skip to Main Content

Media post: What if I Was Partly at Fault for the Car Accident?

After a car accident occurs and everyone has regained their composure after the excitement and danger of the incident, several different thoughts will start running through the minds of those involved. They will worry about the expenses caused by the accident and wonder how long they will have to go without a vehicle. They will also wonder who was at fault for the accident since they will be the one responsible for the damages.

In some cases it is clear that one of the drivers is solely responsible for the accident, but in others both drivers share some of the blame, so what happens in those kinds of situations? It depends on various different factors, but one thing is certain and that is you will need a car accident lawyer to help you. They can sort out the legal complications and guide you through the process. You can visit if you need help after a car accident.

Sharing the Blame

When it is determined that the drivers involved in a car accident each share some of the blame, then the outcome of the case depends partly on the state laws regarding shared blame and how the blame is apportioned. If you were partially at fault for the crash, then whether or not you can receive compensation depends on whether you live in a state that recognizes contributory negligence or comparative negligence.

In states with contributory negligence, anyone who is even slightly at fault for a car accident cannot receive any compensation whatsoever, but only a few states have that system. Most use comparative negligence, which is where a victim of a car accident receives compensation based on their percentage of fault for the accident. So if the insurance company determined that a driver was 40% at fault for the accident, they will receive 60% of the damages they would have received if they were blameless.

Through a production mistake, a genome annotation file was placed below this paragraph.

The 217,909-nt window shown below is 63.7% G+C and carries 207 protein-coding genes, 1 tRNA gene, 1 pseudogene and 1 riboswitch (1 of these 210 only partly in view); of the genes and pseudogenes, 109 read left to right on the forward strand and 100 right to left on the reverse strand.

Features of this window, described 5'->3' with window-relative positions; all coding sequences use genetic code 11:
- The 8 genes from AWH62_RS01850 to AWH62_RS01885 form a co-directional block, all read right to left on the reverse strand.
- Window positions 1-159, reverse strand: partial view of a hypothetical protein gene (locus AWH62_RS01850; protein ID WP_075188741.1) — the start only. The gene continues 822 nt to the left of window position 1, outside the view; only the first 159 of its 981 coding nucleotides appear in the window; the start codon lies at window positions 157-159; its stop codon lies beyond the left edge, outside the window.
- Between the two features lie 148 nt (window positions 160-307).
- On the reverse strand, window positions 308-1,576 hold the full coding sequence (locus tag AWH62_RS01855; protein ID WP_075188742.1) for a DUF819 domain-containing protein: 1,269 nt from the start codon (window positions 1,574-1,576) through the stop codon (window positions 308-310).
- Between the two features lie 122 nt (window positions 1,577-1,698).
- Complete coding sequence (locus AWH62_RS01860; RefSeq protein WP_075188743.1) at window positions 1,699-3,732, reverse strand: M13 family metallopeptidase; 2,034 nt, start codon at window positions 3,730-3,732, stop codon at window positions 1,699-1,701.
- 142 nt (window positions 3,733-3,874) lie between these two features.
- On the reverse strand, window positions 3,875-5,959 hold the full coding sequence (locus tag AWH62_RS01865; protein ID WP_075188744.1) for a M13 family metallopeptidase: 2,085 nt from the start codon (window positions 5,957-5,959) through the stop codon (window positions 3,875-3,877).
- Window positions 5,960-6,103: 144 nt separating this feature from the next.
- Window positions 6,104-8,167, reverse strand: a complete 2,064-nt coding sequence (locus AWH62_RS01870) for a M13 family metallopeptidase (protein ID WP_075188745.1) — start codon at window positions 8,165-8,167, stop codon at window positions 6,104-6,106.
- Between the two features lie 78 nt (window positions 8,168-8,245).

There are different types of comparative negligence that vary from state to state. The type described in the previous paragraph is pure comparative negligence where a driver can receive even 1% compensation if it was determined that they were 99% responsible for the accident. Other states have modified comparative negligence, which means that drivers are not allowed to get compensation if their contribution to the accident is above a certain threshold, usually 50% or 51%.

How Fault is Determined

When insurance adjusters are analyzing fault, they look at all the evidence that is available to them. In many cases they will take a look at the police reports of the accident since the police are typically objective when examining a car accident and assigning blame. They may also speak to witnesses on the scene to find out what they saw. If either of the drivers took pictures or video of the accident scene and the damage to each vehicle, then the insurance adjusters will examine them closely. And if there was any surveillance footage of the crash, then they will try to find it.

Once the insurance adjuster has made their decision as to the percentage of fault assigned to each driver, the drivers and their lawyers will either accept the adjuster’s findings or try to dispute them. Naturally, each driver and their attorney will want to have the smallest possible percentage of fault so if they think their assigned percentage is too high, they will argue that it should be lower. If the adjuster and the driver cannot agree on a percentage, then it will be left up to the courts to make that decision.

Contact an Attorney After a Car Accident

You want to get the maximum amount of compensation after a car accident, which means that you need to have the least amount of fault. An auto accident attorney can make that argument on your behalf, which is why you should contact an attorney as quickly as possible after a car accident.

Leave a Reply

Back To Top